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Mrs. J.B. Potter

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Mrs. James Brown Potter

"She was singularly beautiful with her pale, delicate chiseled face, long dark eyes, and hair like burnished bronze with copper lights." The Fantastic City, Memoirs of the Social and Romantic Life of Old San Francisco

Brown-Potter, Mrs. James [neé Cora Urquhart] The daughter of a wealthy New Orleans man Colonel David Urguhart, was born on May 5, 1857 as Cora Urquhart in New Orleans, LA. She later became the wife of an even wealthier New York socialite, James Brown-Potter in 1877. She was one of the first society women to take to the stage. A strikingly handsome woman celebrated for her elegant dress, she immediately became one of the most popular and active members of the New York "set." She often was invited to parties because she was accomplished at recitation and would entertain after dinner with her declamations. This Bishop's daughter-in-law once shocked the Newport, RI crowd by reciting "'Ostler Joe" in a drawing-room.

In the early 1880s after she offered several amateur mountings in New York, She decided that perhaps her real vocation was on the stage, but that was certainly not a profession for a woman of her social status and wealth. The still had something of the stigma of "looseness" about it. In 1887, Cora left her husband and her children, all of them disapproving of her decision to enter acting, and went to London where she started her professional acting career, and was no less social and poplar than she was in New York. She ran with a crowd that included the Prince of Wales, and she later dedicated a book, My Recitations, to her friend Robert Browning.

She returned to New York later that same year to set up her own company. With Kyrle Bellew as her leading man, she offered herself in such roles as Juliet, Pauline (The Lady of Lyons), Kate Hardcastle, Camille, and Cleopatra. Her reception varied from chilly to little more than kind, but she persisted for a number of years, even taking her troupe overseas.

In 1898 she joined the company of Herbert Beerbohm Tree where she was given a number of important roles. Her two best received parts in Shakespeare were as Juliet and as Cleopatra. Oscar Wilde, impressed with her talent, offered her the part of Salome in his play, but she turned it down; she said she had little sympathy for the character.

In 1903 her husband divorced her.

In 1904 she became manager of the Sovoy, which resulted in bankruptcy.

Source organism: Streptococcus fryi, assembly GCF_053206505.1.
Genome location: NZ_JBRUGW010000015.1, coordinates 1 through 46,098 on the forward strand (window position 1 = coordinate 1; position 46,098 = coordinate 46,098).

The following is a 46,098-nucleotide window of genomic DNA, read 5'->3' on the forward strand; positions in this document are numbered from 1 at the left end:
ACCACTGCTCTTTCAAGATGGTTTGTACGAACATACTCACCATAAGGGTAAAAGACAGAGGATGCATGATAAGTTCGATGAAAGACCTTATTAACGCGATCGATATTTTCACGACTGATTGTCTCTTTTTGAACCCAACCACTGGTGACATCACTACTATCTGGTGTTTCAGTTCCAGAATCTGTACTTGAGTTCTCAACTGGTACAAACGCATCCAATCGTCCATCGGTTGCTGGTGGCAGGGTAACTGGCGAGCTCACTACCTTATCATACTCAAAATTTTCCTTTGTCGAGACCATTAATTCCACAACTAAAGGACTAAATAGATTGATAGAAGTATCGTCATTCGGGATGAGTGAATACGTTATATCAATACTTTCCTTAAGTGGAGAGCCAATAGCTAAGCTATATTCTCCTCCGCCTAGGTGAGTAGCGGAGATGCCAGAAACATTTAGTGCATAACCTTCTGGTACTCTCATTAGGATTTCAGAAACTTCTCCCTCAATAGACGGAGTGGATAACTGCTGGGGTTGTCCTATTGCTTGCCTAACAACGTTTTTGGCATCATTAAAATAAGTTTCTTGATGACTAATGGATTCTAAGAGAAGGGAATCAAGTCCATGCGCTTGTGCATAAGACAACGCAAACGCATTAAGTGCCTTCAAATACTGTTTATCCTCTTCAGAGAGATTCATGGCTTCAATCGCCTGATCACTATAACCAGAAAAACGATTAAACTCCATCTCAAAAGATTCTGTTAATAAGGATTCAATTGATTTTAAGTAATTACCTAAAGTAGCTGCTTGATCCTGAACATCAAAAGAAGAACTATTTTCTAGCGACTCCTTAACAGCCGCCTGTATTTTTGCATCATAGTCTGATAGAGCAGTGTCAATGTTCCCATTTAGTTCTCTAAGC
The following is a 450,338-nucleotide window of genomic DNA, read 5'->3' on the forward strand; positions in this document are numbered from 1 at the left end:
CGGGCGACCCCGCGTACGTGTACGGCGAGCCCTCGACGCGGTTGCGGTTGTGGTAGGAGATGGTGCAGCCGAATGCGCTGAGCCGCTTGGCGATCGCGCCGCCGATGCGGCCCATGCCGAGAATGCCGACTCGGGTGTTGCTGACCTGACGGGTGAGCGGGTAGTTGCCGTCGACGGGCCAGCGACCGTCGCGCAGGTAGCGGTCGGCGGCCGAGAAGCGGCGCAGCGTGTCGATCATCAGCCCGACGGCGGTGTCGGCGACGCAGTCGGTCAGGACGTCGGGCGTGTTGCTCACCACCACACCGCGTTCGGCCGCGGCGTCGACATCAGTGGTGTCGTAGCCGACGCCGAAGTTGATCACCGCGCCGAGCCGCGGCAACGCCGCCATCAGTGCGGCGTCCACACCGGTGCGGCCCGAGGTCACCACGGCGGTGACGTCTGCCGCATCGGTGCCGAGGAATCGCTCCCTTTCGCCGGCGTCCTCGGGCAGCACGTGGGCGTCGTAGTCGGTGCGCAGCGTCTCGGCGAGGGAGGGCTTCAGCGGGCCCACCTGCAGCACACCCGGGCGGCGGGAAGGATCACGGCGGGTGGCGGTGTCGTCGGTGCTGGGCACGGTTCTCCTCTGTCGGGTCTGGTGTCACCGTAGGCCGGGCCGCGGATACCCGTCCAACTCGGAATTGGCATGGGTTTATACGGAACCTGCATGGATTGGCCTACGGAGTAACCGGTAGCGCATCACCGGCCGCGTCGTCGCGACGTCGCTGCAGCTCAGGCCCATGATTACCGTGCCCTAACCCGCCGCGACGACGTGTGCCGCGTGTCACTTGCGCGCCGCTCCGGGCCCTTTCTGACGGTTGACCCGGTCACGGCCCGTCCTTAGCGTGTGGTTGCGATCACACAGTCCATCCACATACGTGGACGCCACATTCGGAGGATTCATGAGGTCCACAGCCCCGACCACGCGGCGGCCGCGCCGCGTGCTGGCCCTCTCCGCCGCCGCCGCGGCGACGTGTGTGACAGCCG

In her later years she returned again to England to appear in vaudeville there. She retired from the stage in 1912, and gave one last charity performance in 1919. In 1933 she wrote her reminiscences, The Age of Innocence and I. She also wrote a book entitled Beauty and Health."

The final assessment of her career and her ability as an actress was that’s he was certainly competent at her craft, but never truly outstanding. She died on February 12, 1936.

(Click on photo to enlarge)

  in 1885 in 1905
as Ophelia    
Joseph Haworth & Mrs. James Brown Potter

Joe’s one appearance with Mrs. Potter came in 1887, which was an extraordinary year in young Haworth’s burgeoning career. In January he performed Hoodman Blind at New York’s Grand Opera House and then toured the play nationally throughout the spring. In August, September and October, he toured in Rosedale under the direction of the play’s author and original star Lester Wallack. Returning to New York in November, he was added to the cast of Mrs. Potter’s recent London success Loyal Love.

Mrs. Potter was a society actress with a big following. Kyrle Bellew was her handsome leading man and theatrical manager. The New York edition of Loyal Love was fraught with difficulties and postponements. Somewhere in the process, Joe Haworth was brought into the cast as the play’s villain to strengthen the performance of the verse drama. Despite reservations from the critics, the story of intrigue in the Portuguese court filled the Fifth Avenue Theatre for its entire engagement. The November 15, 1887 New York Times said of Haworth:

"Mr. Joseph Haworth devoted his fine talent to the character of Gonzales. His acting was well studied and generally effective. He put nature into shallow artifice. His soliloquy on the steps of the throne at the close of Act One seemed an object lesson in the art of acting."

When Loyal Love closed in December, Joseph Haworth moved right on to a co-starring engagement in Romeo and Juliet, Twelfth Night, and Ingomar opposite Julia Marlowe at the Star Theatre. Remarkably, he then closed the year at the Standard Theatre with a great commercial success in Steele Mackaye’s Paul Kauvar.

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